In sum: although actual teaching experience and a demonstrated history of consistently effective teaching are important to teaching institutions--and there is only so much one can do if one does not have much experience--I think the best you can do is highlight what is unique and compelling about your teaching style, show that you have prepared a number of different syllabi, highlight your student evaluations in your portfolio, and have a killer teaching statement.

Scott Clifton


You write "The search committee can immediately see those if you highlight your averages on the first page of your teaching portfolio."

How do you calculate and state those averages? All of my student evals are broken down as responses to individual questions. Would you just state the questions, followed by the averages? And would the averages just be the individual numbers added up and divided by the number of courses? Most of the results are adjusted means, so the average would be the mean of the adjusted medians? I'm not a number-bot, so I've often wondered if something gets lost or distorted in doing simple averages of adjusted medians.

Marcus Arvan

Hi Scott: Thanks for the questions, and sorry for the delay in response - I took a few days off for the Thanksgiving holiday!

In response to your first question, yes, I just state the questions followed by the averages across my courses. Since student evaluations have lots of questions and you don't want to overload search committees with information, I suggest summarizing averages for just a few of the items that search committees are likely to care most about (e.g. overall course rating, overall professor rating, quality of lectures, quality of class discussions, etc.).

To keep things simple, yes, I just calculate the averages for each course, add up the averages for each course, and then divide my the number of courses. At my university, we don't use adjusted medians, so I don't run into that problem--but I think as long as you clearly denote that you are averaging adjusted medians, that's probably good enough. Even though it might not satisfy a "number bot", it still seems to me to give SCs a helpful average of your adjusted medians--and as long as you note that that's what it is, I think that's good enough on your part.


Hello everyone,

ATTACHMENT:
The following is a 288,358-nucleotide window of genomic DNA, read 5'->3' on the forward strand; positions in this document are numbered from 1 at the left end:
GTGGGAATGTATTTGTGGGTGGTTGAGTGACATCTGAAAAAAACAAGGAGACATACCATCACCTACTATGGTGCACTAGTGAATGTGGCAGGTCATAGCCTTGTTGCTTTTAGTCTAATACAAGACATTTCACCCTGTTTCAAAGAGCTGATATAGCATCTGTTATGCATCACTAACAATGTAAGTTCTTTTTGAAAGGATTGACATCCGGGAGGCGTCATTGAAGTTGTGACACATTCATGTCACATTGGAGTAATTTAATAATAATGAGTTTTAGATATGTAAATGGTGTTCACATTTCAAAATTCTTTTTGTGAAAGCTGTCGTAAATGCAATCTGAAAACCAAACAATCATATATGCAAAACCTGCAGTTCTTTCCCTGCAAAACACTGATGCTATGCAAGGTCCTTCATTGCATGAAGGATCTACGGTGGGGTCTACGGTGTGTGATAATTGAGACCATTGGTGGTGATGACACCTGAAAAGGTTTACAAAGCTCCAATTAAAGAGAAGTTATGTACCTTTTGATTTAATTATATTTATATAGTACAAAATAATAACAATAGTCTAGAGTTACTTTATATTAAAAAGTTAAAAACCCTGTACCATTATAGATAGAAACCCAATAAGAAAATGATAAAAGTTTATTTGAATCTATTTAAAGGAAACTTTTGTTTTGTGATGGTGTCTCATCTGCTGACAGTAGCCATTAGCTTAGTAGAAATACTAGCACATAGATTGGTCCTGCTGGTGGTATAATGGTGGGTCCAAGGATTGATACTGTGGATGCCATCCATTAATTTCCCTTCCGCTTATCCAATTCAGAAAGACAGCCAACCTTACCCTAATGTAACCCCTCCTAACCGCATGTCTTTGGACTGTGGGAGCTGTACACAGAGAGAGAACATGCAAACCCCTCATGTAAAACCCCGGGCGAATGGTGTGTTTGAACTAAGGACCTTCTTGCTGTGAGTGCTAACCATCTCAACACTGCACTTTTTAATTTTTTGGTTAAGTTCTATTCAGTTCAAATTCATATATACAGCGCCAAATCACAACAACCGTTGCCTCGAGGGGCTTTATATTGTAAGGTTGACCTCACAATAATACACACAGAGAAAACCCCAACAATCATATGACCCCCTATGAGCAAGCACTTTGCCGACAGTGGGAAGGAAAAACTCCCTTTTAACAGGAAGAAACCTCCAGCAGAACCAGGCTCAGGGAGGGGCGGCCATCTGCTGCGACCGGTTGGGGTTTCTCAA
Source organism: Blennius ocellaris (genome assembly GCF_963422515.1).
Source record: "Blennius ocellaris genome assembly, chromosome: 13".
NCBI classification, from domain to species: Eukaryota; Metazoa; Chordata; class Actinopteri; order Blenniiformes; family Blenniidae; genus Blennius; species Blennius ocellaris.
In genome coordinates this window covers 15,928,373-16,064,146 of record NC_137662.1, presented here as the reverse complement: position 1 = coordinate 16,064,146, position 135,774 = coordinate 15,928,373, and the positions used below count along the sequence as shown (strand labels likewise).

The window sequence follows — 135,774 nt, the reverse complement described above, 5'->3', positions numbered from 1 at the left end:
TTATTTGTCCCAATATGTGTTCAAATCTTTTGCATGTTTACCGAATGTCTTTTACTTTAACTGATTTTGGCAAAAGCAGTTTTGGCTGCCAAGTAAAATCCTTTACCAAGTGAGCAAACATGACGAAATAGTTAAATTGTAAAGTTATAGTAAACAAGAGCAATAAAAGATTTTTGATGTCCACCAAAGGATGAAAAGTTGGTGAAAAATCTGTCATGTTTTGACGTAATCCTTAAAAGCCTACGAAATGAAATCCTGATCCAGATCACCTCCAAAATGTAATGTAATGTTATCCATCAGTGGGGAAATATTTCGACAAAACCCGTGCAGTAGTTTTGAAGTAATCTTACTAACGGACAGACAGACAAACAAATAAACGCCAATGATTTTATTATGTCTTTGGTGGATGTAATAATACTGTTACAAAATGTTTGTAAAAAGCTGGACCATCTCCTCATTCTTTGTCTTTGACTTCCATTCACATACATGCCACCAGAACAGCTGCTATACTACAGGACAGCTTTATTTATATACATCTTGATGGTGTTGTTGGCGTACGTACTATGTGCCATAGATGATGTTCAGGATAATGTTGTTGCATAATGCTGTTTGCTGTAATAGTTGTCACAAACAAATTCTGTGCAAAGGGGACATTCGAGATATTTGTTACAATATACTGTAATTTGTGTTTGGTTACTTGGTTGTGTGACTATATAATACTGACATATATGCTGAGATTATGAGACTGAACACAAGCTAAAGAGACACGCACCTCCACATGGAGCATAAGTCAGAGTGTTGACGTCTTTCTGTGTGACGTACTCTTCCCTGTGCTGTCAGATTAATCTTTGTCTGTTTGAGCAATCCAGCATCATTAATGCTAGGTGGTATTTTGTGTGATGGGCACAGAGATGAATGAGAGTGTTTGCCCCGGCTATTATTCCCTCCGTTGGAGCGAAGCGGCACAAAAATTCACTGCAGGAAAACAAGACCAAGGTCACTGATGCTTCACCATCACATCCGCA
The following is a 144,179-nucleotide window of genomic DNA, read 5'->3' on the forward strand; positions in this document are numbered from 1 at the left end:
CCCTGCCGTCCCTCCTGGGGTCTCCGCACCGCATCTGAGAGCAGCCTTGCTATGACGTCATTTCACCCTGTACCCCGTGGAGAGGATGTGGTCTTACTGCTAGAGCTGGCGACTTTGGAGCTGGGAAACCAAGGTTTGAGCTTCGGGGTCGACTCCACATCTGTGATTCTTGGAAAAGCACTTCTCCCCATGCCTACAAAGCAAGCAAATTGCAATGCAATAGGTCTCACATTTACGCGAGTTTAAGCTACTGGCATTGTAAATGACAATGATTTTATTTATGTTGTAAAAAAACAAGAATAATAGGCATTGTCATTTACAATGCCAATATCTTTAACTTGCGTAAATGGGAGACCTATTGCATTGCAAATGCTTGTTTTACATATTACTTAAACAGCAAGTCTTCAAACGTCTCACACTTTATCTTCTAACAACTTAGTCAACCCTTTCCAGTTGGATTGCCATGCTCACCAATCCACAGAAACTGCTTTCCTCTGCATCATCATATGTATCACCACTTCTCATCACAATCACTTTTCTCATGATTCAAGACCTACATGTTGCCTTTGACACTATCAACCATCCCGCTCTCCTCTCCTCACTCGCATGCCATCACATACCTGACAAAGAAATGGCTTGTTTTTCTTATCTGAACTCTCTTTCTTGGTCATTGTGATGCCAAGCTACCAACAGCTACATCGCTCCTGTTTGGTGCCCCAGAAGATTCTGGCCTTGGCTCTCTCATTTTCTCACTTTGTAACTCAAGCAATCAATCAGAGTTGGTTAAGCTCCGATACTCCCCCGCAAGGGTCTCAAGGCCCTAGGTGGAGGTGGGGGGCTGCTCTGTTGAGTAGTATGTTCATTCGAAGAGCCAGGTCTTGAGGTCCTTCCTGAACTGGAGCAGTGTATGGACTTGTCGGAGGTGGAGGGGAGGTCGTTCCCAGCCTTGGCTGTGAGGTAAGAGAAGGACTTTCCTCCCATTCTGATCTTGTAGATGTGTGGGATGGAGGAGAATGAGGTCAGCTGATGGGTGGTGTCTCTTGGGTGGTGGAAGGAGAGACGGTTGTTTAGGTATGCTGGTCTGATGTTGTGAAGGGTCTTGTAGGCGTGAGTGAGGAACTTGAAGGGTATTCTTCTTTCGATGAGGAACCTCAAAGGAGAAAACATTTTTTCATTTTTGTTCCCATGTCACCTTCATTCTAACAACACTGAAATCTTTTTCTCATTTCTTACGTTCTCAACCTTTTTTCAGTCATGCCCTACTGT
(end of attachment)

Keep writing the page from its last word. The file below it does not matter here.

I wasn't sure where to post this question but I would love an answer. Maybe this is even worth its own post; I'm not sure.

So given the new extended structure of the job market, many jobs are doing flyouts before another position has even done first round interviews. It is a very real possibility that an individual might be offered one job before they know if they will be offered another preferable job. I might be in a situation like this. It seems that in this job market the only logical choice is to take a position if offered.

So suppose one takes a position but then is offered a much preferable position? My adviser actually told me it is no big deal and just to go back on my contract. This seems horrible for a number of reasons. First, it just seems unethical. The school who offered you a job might be a small school who will be in a rough spot if you go back on your word. Second, you could make enemies.

On the other hand, choosing a job is a huge life decision. Job seekers are clearly in a desperate position. There also seems something wrong with refusing to take a better position which would clearly lead to a better life for you and your family.

Can someone please advise on this situation? I would like to know what someone should do and how they should handle it. If it is right to go back on your deal, how should one do that? If you have to turn down the preferable position, how should you do that?

Thank you!

Marcus Arvan

Hi Rocket: Thanks for posting your query. I think it deserves a post of its own, and plan to open up a thread for discussion on it tomorrow morning!


Thanks Marcus! PS re check my post name :)